Poverty and income inequality

Sreevidya Ayyar, Uta Bolt, Eric French, Jamie Hentall MacCuish, Cormac O’Dea, 05 May 2021

The children of rich families tend to go to better quality schools, have higher cognitive skills, and complete more years of schooling. This column exploits unique data from the National Child Development study to determine these early childhood factors go on to have long-run impacts on an individual’s lifetime earnings, perpetuating a cycle of wealth. These results suggest that policies that equalise investments, such as improving school quality, could promote income mobility.

David Klenert, Marc Fleurbaey, 28 April 2021

The social cost of carbon is a monetary metric for the damage caused by the emission of an additional tonne of CO2. Previous literature has shown that accounting for inequality between countries significantly influences the social cost of carbon, but mostly omits heterogeneity below the national level. Using a model that features heterogeneity both between and within countries, this column demonstrates that climate and distributional policy can generally not be separated. In particular, it shows that a higher social cost of carbon may be called for globally under realistic expectations of existing inequality.

Paolo Acciari, Facundo Alvaredo, Salvatore Morelli, 24 April 2021

Growing wealth disparities can have corrosive effects on equality of opportunity when they crystallise over time and turn into persistent disparities across generations. This column uses newly assembled data from Italian inheritance tax records to show that the wealth share of the top 1% (half a million individuals) increased from 16% in 1995 to 22% in 2016, and the share accruing to the top 0.01% (the richest 5,000 adults) almost tripled from 1.8% to 5%.  In contrast, the poorest 50% saw an 80% drop in their average net wealth over the same period. The data also reveal the growing role of inheritance and gifts inter vivos as a share of national income, as well as their increasing concentration at the top.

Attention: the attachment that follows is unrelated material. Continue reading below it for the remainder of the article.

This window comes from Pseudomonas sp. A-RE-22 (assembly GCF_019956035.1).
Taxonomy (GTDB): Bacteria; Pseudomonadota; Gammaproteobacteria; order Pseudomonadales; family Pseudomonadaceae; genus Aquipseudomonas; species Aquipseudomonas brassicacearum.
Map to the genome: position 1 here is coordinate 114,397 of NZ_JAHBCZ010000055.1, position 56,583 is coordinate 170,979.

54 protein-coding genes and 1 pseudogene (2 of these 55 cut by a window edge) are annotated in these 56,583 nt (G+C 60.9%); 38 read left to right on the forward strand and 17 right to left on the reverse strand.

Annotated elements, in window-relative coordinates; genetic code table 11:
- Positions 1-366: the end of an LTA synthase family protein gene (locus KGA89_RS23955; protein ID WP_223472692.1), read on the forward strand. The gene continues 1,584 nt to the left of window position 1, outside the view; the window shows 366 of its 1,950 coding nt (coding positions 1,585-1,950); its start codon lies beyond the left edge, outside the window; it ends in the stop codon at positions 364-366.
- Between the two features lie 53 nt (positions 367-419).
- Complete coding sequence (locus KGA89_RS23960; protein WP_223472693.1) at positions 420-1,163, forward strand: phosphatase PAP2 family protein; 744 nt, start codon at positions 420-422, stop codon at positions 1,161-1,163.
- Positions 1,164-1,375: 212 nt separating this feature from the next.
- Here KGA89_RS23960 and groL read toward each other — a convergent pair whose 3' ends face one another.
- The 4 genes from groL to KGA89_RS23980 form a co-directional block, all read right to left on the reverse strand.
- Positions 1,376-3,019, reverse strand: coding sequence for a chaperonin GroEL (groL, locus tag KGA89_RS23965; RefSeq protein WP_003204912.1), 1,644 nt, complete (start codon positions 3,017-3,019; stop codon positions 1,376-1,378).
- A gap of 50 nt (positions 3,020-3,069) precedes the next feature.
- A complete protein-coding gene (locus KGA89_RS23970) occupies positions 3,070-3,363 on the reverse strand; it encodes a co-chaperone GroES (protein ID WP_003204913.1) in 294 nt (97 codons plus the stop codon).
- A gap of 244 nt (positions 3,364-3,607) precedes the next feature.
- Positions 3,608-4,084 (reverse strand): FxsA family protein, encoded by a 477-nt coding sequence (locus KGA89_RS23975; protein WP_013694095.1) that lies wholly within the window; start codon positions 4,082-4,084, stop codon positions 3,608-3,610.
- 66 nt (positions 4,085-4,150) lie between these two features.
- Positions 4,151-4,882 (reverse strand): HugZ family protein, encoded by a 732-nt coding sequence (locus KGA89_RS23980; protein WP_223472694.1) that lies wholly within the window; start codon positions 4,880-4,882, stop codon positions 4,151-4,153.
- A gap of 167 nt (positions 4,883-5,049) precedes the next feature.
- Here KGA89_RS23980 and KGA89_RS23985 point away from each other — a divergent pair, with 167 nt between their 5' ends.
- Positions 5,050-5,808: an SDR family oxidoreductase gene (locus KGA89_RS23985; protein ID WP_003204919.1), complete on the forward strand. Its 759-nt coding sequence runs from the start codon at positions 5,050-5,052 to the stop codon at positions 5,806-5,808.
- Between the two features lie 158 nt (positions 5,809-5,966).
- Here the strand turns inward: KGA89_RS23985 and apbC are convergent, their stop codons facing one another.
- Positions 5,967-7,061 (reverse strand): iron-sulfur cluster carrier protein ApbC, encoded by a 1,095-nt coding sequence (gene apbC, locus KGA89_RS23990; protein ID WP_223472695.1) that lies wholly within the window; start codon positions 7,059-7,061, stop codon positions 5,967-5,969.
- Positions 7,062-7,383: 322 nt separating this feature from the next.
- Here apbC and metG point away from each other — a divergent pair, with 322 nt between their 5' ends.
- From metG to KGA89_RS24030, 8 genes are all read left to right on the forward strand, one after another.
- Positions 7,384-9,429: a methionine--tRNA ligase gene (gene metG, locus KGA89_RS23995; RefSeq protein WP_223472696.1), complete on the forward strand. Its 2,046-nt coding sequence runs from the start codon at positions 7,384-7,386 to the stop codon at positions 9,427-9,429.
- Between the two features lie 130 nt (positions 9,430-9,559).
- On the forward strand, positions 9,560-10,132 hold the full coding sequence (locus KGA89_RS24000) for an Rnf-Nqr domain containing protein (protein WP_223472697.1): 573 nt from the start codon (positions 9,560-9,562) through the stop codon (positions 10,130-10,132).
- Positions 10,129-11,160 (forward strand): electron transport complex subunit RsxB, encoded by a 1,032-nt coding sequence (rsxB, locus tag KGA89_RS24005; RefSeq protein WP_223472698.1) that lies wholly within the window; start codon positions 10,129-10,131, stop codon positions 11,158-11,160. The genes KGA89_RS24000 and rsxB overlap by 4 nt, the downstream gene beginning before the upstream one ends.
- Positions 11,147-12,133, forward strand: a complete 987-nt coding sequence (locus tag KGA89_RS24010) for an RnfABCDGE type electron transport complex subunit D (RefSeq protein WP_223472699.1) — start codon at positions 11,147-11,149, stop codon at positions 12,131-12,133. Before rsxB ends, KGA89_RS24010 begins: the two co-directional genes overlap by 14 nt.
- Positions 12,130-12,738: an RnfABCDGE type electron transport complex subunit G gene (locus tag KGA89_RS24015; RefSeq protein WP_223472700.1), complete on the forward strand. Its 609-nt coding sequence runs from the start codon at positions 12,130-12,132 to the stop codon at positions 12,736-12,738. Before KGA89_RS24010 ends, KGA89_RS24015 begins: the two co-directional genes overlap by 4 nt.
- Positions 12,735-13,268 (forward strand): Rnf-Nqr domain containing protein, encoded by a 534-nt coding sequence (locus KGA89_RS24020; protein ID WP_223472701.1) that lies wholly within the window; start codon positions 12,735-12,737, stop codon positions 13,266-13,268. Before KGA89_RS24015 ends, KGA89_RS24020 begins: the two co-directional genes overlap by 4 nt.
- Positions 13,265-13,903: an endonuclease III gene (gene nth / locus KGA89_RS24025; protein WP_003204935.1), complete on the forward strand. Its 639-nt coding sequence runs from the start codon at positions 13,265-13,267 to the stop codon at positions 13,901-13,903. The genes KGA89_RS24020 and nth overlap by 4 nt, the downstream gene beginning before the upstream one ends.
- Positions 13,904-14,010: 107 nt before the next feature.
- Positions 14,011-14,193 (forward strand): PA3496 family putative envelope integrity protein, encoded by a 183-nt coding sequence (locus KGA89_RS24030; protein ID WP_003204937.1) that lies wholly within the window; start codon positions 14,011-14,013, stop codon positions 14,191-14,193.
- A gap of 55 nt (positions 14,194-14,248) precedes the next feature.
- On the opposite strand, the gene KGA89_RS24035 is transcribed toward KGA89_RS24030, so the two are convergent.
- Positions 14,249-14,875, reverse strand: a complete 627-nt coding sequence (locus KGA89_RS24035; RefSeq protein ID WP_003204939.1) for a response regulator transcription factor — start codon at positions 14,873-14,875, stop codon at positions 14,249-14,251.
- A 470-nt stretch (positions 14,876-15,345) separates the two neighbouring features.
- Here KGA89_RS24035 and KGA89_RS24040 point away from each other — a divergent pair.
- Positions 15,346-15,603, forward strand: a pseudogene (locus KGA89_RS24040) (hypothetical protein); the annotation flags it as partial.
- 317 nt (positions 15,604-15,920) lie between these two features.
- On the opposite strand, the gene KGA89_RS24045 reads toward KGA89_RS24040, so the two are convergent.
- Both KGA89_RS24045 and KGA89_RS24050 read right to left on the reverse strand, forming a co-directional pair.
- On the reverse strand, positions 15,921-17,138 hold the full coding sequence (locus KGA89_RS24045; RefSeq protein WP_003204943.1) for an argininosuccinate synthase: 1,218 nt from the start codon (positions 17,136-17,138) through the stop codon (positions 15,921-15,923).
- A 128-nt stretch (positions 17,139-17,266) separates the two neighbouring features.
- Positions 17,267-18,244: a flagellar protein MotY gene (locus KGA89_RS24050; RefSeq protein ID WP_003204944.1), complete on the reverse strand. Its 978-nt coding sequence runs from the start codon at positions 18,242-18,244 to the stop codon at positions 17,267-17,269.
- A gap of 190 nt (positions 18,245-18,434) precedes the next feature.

Aroop Chatterjee, Léo Czajka, Amory Gethin, 24 April 2021

Many studies have investigated the dynamics of poverty and consumption in developing countries, but still little is known about the distribution of household net worth. This column documents the persistence of extreme wealth inequalities in South Africa since the end of the apartheid regime. Today, the top 10% own about 85% of total wealth and the top 0.1% own close to one third. A progressive wealth tax targeted at the richest 1% could collect the equivalent of between 1.5% and 3.5% of South Africa’s GDP, both tackling this legacy of extreme inequality and bringing additional government revenue in the wake of the COVID-19 crisis.

Shamena Anwar, Patrick Bayer, Randi Hjalmarsson, 23 April 2021

In the justice system, the jury is meant to be representative of the community. Yet, juries across the US are often highly unrepresentative, especially for racial minority populations. Using data from Harris County, Texas, this column examines how unequal representation impacts verdicts and sentences. Many zip codes with the highest proportion of white residents are overrepresented on juries. If the jury pool were more reflective of the county, the average sentence would fall by almost 15 years for Black defendants and the likelihood of a life sentence by more than 50%. Policy responses could include expanding the jury source list and oversampling residents from underrepresented neighbourhoods in calls for jury duty.

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